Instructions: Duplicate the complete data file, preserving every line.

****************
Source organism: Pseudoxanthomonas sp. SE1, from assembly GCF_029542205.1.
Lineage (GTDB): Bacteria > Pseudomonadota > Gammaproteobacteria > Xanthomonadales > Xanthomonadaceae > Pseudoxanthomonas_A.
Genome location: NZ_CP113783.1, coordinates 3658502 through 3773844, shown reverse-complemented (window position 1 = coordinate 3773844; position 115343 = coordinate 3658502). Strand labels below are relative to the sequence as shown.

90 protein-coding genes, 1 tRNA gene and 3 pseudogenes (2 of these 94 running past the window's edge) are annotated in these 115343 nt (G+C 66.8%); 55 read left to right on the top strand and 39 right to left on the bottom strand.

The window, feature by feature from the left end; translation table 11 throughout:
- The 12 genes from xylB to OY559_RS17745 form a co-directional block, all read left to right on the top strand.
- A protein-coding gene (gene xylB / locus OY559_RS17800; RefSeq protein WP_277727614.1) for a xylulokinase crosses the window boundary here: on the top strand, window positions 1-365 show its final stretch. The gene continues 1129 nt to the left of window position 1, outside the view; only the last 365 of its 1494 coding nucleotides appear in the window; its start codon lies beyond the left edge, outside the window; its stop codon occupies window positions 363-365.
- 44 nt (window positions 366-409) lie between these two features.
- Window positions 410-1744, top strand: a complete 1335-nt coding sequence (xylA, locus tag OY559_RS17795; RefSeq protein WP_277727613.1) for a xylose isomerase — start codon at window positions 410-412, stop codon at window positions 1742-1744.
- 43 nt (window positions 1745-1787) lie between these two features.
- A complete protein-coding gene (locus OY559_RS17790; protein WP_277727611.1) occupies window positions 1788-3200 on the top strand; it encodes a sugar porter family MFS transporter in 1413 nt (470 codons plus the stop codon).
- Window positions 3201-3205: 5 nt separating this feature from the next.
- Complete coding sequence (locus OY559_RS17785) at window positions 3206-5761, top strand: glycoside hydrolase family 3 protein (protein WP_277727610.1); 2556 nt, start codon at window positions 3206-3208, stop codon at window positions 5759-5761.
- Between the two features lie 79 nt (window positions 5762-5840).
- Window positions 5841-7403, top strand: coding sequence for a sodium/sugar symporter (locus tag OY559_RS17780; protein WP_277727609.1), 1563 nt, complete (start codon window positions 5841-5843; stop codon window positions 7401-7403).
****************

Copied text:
Source organism: Pseudoxanthomonas sp. SE1, from assembly GCF_029542205.1.
Lineage (GTDB): Bacteria > Pseudomonadota > Gammaproteobacteria > Xanthomonadales > Xanthomonadaceae > Pseudoxanthomonas_A.
Genome location: NZ_CP113783.1, coordinates 3658502 through 3773844, shown reverse-complemented (window position 1 = coordinate 3773844; position 115343 = coordinate 3658502). Strand labels below are relative to the sequence as shown.

90 protein-coding genes, 1 tRNA gene and 3 pseudogenes (2 of these 94 running past the window's edge) are annotated in these 115343 nt (G+C 66.8%); 55 read left to right on the top strand and 39 right to left on the bottom strand.

The window, feature by feature from the left end; translation table 11 throughout:
- The 12 genes from xylB to OY559_RS17745 form a co-directional block, all read left to right on the top strand.
- A protein-coding gene (gene xylB / locus OY559_RS17800; RefSeq protein WP_277727614.1) for a xylulokinase crosses the window boundary here: on the top strand, window positions 1-365 show its final stretch. The gene continues 1129 nt to the left of window position 1, outside the view; only the last 365 of its 1494 coding nucleotides appear in the window; its start codon lies beyond the left edge, outside the window; its stop codon occupies window positions 363-365.
- 44 nt (window positions 366-409) lie between these two features.
- Window positions 410-1744, top strand: a complete 1335-nt coding sequence (xylA, locus tag OY559_RS17795; RefSeq protein WP_277727613.1) for a xylose isomerase — start codon at window positions 410-412, stop codon at window positions 1742-1744.
- 43 nt (window positions 1745-1787) lie between these two features.
- A complete protein-coding gene (locus OY559_RS17790; protein WP_277727611.1) occupies window positions 1788-3200 on the top strand; it encodes a sugar porter family MFS transporter in 1413 nt (470 codons plus the stop codon).
- Window positions 3201-3205: 5 nt separating this feature from the next.
- Complete coding sequence (locus OY559_RS17785) at window positions 3206-5761, top strand: glycoside hydrolase family 3 protein (protein WP_277727610.1); 2556 nt, start codon at window positions 3206-3208, stop codon at window positions 5759-5761.
- Between the two features lie 79 nt (window positions 5762-5840).
- Window positions 5841-7403, top strand: coding sequence for a sodium/sugar symporter (locus tag OY559_RS17780; protein WP_277727609.1), 1563 nt, complete (start codon window positions 5841-5843; stop codon window positions 7401-7403).